Drill perpendicular holes - Big Gator Drill Guide Reviewby Lorenz Prem
Drilling perfectly perpendicular holes is a common woodworking and carpentry task. Big Gator Tools offers what is probably the simplest jig for getting a perfect result every time. The V-DrillGuide is so versatile in its application, that it should be in every woodworker's toolbox.
The Big Gator V-DrillGuide
As the name suggests, the V-DrillGuide guides the drill as it completes a cut. The drill bit fits into one of the holes of the jig with such precision that it becomes impossible for the drill bit to move in any other direction but up and down. To drill a hole, the user simply has to clamp the jig down and drill the hole. Free hand drilling without a clamp is possible, but is not nearly as easy to do.
The V-DrillGuide is worth writing about, because it has a transformative effect on how we work. Every one of us has eye-balled a hole that needed to be square and called it good enough. All the tools we had to do the work properly did not get used for one reason or anther. The V-DrillGuide changes all that. It lives in the toolbox until it is needed. When it is time to do work the guide adds only a few seconds to the time it takes to drill a hole, and the result is always perfect. That's exactly how a good tool should work. It takes little time to use, and it is very hard to mess up.
The V in the name of the guide comes from the V-groove cut into the bottom of the jig. This groove makes it possible to position the guide on round stock and square corners without any movement. Metal workers working with tubing will find this feature particularly useful. The guide's small size make it not only portable, but also usable on the jobsite. There are few places too small for the V-DrillGuide.
Any error will come from positioning the jig. Tick marks on both sides of the jig indicate the center of each hole. Without layout lines they are hard to use. Correctly positioning the jig with a bard-point bit as a center-finding tool seems to be the simplest method. The tapered walls of the guide make it very hard to position the guide relative to a fence. The distance from the center of each hole to the outside edge of the jig varies from hole to hole.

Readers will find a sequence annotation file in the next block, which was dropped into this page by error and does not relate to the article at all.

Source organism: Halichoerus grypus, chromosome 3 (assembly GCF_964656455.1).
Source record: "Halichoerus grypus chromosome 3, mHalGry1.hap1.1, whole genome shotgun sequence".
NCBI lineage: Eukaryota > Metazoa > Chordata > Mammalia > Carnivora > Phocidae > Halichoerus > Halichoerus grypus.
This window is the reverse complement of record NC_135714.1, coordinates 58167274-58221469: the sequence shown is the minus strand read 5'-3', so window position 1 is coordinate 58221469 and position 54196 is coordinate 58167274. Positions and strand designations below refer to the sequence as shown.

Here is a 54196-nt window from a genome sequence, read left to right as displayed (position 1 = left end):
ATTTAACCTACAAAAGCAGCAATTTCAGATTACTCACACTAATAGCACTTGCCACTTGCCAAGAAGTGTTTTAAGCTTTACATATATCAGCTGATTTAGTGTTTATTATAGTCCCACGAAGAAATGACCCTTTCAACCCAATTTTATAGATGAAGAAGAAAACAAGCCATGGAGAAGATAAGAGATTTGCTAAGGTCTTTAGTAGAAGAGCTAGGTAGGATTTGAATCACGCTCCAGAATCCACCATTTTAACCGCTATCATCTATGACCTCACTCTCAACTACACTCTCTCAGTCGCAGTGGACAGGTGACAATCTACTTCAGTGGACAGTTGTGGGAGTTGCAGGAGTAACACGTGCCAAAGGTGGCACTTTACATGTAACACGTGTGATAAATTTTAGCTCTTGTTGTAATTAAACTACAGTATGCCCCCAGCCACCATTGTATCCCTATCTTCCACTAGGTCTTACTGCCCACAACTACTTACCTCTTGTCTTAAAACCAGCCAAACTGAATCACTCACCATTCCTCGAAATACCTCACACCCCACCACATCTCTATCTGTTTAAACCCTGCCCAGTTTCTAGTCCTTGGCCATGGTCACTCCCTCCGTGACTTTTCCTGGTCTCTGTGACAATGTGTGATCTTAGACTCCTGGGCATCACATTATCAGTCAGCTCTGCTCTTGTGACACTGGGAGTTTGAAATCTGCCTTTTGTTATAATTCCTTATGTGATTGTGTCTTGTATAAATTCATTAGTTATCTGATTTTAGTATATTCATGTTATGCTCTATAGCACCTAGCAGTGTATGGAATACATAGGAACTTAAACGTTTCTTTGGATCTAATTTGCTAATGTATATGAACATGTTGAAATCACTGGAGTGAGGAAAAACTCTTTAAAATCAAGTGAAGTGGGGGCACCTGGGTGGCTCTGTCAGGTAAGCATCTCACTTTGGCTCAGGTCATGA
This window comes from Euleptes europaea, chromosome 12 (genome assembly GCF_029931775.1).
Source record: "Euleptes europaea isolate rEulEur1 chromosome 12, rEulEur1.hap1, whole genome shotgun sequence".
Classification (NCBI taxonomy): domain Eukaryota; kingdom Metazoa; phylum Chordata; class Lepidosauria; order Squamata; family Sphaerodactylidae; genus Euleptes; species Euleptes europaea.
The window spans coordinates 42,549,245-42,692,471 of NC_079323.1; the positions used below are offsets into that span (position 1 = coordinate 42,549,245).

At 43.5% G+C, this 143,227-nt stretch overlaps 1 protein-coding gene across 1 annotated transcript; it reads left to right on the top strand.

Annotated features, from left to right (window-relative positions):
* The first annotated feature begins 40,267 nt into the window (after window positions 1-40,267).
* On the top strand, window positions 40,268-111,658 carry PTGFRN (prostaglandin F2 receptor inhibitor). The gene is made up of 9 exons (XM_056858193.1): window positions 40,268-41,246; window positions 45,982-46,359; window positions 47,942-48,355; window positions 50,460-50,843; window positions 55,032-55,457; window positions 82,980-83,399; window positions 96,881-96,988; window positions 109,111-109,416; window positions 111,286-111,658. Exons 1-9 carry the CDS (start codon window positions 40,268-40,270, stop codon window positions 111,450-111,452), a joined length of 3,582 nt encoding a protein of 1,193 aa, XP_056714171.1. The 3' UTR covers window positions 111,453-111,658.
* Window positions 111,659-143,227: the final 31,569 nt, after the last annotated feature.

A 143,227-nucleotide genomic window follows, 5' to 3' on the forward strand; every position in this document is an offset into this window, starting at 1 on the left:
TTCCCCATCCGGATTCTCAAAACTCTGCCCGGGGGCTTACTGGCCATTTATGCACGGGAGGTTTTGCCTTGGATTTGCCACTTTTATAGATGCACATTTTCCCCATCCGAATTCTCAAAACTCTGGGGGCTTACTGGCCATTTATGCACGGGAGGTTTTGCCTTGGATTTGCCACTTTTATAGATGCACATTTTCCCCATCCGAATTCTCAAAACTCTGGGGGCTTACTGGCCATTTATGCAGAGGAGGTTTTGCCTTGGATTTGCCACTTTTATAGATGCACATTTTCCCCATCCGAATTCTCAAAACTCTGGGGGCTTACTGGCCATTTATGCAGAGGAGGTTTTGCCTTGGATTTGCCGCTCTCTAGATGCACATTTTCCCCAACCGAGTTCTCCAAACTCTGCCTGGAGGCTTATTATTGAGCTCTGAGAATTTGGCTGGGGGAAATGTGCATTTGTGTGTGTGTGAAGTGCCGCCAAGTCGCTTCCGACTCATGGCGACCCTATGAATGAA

The V-DrillGuide comes in both metric and standard sizes. If you work with metal, take a look at the Big Gator tap guides as well. They are built to the same exacting standard as the V-DrillGuide.
The price might seem a bit steep at first for what is little more than a piece of metal. If you look closer you'll see that you are buying a top quality tool. Big Gator covers their drilling and taping jigs with a lifetime warranty. Chances are that the Big Gator Drill Guide will be the last drill guide you'll ever buy. Not to mention, the jig is being made in the United States.
The guide will not rust if you remember to keep it oiled. Since oil can interfere with finishes it's better to skip that step when you are working with wood and keep the tool in a conditioned space where humidity is not an issue. The solid construction makes it nearly impervious to mechanical impact. Short of a sledge hammer I can't think of anything that would bend the V-DrillGuide. If you are careful to only use the correct guide holes for each drill bit, the walls of the holes are safe from the bit itself. After a decade of use this guide will show little more than a few surface scratches from bumping into other tools in your tool chest.
The V-DrillGuide is a simplistic tool that fills a very real need. You only have look at it to understand how it works. The guide produces perpendicular holes at machinist precision. It takes only a few seconds longer to drill a hole with the guide than it would take to drill the hole free-hand.
The V-DrillGuide takes up little room, can be used on the jobsite, and is always at hand. Big Gator's model is by no means the first drill guide, but it is a particularly well built model that will probably outlive yourself. For a lifetime of perpendicular holes the price of the V-DrillGuide is a bargain.